During the COVID-19 pandemic, appropriate implementation of continuous glucose monitoring (CGM) in the hospital has the potential to significantly decrease the burden of glucose monitoring and could possibly improve patient outcomes.
Appropriate glycemic control can improve patient-centered outcomes by reducing hospital complications and length of stay. During the COVID-19 pandemic, it has become increasingly important to preserve personal protective equipment (PPE) supplies and minimize exposure risk to healthcare workers (HCWs). Continuous glucose monitoring (CGM) is one technology being implemented during the ongoing transformation of care during the COVID-19 pandemic.
“In the hospital, point-of-care (POC) glucose testing is used because of its reliability,” explains Francisco J. Pasquel, MD, MPH. “In the outpatient setting, CGM is revolutionizing diabetes care. Recent data suggest newer CGM devices are also reliable in the hospital setting, but our experience assessing clinical outcomes has been limited. The fact that some devices do not require frequent calibration and allow for remote monitoring are game-changers in glycemic control, meaning CGM may be ideal for a situation like COVID-19. For this reason, the FDA did not object to the use of CGM in the hospital during this public health crisis.”
Who Can Benefit?
For an article in the Journal of Diabetes Science and Technology, Dr. Pasquel and colleagues addressed key questions about what is needed to make CGM reliable, safe, and effective for use in the hospital during the pandemic. A key step to optimizing CGM use in hospitals is to identify patients who are most likely to benefit from it. “CGM would be most useful in patients with unpredictable glucose levels, including those with type 1 diabetes and those with type 2 diabetes on multiple-dose insulin injections,” says Dr. Pasquel (Table). “CGM would also be useful in patients taking steroids, for those on medical nutrition therapy, and in the critically ill.”
According to Dr. Pasquel, CGM can be effectively implemented on regular hospital floors, but the ICU is where it would be most helpful during COVID-19. “Keeping glucose levels in a narrow range (ie, 140-180 mg/dl) is difficult with subcutaneous insulin,” he says. “As such, continuous insulin infusion therapy is usually recommended for ICU patients because it is effective and safe, particularly when using computerized algorithms. However, hourly POC glucose monitoring is extremely impractical during COVID-19.”
Despite its promise, Dr. Pasquel notes there are concerns about using CGM in some patient groups. “For example,” he says, “the accuracy of CGM in critically ill patients may be questionable, even though this is the setting where CGM would be the most helpful during the pandemic. Continued efforts to learn how to optimize glycemic control with CGM are needed to improve patient outcomes while simultaneously preserving PPE and reducing potential exposures to HCWs.”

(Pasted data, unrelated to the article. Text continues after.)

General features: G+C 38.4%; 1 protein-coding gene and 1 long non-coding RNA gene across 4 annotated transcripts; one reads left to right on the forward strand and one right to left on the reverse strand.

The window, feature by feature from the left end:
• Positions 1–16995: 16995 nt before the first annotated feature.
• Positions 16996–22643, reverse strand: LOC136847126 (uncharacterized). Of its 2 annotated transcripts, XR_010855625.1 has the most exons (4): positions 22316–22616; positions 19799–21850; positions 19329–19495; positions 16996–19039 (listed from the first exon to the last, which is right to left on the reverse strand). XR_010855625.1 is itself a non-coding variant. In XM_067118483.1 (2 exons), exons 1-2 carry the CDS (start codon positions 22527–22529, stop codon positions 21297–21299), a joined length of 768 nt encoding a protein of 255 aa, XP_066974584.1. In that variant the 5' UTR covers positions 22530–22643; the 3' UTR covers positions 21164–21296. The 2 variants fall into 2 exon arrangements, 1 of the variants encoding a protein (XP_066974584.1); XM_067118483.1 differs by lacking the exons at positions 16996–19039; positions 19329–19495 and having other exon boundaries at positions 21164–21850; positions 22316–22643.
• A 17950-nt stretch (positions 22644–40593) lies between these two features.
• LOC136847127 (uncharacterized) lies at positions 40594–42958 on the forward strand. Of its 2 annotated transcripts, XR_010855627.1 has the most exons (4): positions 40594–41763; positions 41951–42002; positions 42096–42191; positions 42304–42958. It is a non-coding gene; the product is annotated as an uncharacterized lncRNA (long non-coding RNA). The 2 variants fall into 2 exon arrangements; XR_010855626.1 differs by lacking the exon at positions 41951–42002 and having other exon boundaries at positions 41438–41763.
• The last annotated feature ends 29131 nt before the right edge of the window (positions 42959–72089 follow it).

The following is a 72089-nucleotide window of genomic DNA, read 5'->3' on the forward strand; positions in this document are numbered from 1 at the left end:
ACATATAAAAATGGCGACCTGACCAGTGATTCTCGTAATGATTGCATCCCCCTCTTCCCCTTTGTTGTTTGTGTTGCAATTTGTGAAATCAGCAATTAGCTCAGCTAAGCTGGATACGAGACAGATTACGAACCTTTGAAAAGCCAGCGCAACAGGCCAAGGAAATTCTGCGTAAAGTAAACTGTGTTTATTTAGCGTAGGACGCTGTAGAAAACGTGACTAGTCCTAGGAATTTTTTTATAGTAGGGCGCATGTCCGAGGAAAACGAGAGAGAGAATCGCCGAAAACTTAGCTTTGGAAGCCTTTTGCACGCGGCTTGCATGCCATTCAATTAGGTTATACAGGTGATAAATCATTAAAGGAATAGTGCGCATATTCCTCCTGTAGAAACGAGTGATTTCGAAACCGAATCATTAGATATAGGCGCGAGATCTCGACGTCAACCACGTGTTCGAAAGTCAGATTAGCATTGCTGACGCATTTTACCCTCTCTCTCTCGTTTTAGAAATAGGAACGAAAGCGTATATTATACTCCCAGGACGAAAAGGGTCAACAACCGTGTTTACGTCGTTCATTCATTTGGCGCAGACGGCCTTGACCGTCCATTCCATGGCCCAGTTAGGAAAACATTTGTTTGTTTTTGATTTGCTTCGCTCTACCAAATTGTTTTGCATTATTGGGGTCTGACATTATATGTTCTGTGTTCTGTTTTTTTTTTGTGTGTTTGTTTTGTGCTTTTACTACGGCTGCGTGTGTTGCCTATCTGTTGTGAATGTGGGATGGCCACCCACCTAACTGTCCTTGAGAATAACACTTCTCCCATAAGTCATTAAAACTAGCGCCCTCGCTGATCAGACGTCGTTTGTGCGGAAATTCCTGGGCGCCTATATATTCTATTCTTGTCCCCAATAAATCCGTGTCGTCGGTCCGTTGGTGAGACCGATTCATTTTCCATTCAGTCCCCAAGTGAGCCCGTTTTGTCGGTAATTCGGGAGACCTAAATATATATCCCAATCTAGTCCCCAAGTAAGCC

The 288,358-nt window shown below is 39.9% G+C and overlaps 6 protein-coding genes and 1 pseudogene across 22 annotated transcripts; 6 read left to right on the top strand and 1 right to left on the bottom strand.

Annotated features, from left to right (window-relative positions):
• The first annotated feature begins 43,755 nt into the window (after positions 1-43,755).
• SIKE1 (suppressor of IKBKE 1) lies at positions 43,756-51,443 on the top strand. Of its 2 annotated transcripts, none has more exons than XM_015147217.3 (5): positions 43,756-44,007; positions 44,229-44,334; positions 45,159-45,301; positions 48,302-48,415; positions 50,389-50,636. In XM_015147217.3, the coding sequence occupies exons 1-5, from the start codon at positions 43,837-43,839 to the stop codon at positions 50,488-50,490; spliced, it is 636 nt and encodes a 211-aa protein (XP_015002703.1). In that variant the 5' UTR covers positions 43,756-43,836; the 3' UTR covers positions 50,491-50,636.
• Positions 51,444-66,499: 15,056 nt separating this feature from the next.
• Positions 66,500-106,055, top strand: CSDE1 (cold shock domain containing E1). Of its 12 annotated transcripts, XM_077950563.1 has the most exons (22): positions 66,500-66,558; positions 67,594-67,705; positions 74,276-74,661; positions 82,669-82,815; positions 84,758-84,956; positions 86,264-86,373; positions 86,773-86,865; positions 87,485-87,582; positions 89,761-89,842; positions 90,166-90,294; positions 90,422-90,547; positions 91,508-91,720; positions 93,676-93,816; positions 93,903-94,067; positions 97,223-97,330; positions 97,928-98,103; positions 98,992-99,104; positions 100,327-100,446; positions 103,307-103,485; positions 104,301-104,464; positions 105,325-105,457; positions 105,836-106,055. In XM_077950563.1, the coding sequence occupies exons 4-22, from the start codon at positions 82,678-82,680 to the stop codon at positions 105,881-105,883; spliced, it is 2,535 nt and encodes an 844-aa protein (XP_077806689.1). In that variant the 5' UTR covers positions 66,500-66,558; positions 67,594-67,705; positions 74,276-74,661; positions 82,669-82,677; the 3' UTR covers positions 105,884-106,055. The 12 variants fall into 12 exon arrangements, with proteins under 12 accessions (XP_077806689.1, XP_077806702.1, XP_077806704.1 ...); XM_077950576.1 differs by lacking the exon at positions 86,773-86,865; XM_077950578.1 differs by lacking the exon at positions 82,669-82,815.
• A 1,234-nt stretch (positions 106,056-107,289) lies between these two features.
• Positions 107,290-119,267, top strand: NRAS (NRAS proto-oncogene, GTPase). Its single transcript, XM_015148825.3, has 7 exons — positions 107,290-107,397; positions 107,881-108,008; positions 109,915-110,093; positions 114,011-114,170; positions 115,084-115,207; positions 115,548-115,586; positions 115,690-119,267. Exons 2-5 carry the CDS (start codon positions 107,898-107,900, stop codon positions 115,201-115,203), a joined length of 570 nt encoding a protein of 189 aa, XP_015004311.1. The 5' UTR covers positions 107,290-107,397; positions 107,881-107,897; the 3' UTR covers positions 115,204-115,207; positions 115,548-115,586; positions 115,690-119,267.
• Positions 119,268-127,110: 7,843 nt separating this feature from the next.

A hybrid model utilizing both POC testing and CGM may be indicated in certain situations. Dr. Pasquel recommends comparing CGM accuracy with POC glucose measurements. “Although CGM has become reliable, additional testing with POC capillary blood glucose is recommended when there is concern for discrepancies between sensor glucose measurements and patient symptoms or their clinical condition,” says Dr. Pasquel. “We also recommend POC testing during rapid glucose changes (>2 mg/dL/min) or outside a predetermined range (ie, glucose levels <85 or >300 mg/dL).”
Effective implementation of remote glucose monitoring with CGM in the inpatient setting during COVID-19 requires involvement and support from multiple stakeholders, including patients, doctors, nursing staff, hospital administration, information technology specialists, and suppliers. “Engaging all parties early in the conversation can facilitate this process,” says Dr. Pasquel. “Following a quality improvement framework may help identify barriers and potential solutions to implementation.”
Dr. Pasquel and colleagues are collaborating with researchers at Ohio State University and other academic medical centers to learn more about their experiences using CGM in the ICU during COVID-19 to hopefully establish best practices for this approach. “Similar to the #beyondA1c movement in the outpatient setting, we should think about moving beyond POC glucose monitoring in the inpatient setting and look more closely at CGM,” Dr. Pasquel says. He notes that additional resources on implementation of CGM in the hospital setting and recently published studies on CGM in the hospital can be found at covidindiabetes.org
Galindo R, Aleppo G, Klonoff DC, et al. Implementation of continuous glucose monitoring in the hospital: emergent considerations for remote glucose monitoring during the COVID-19 pandemic. J Diabetes Sci Technol. 2020 Jun 14;1932296820932903. Available at: https://journals.sagepub.com/doi/full/10.1177/1932296820932903.
Pasquel FJ, Fayfman M, Umpierrez GE. Debate on insulin vs non-insulin use in the hospital setting-is it time to revise the guidelines for the management of inpatient diabetes? Curr Diab Rep. 2019;19(9):65.
Pasquel FJ, Umpierrez GE. Individualizing inpatient diabetes management during the COVID-19 pandemic. J Diabetes Sci Technol. 2020 May 5 [Epub ahead of print].
Davis GM, Galindo RJ, Migdal AL, Umpierrez GE. Diabetes technology in the inpatient setting for management of hyperglycemia. Endocrinol Metab Clin North Am. 2020;49(1):79-93.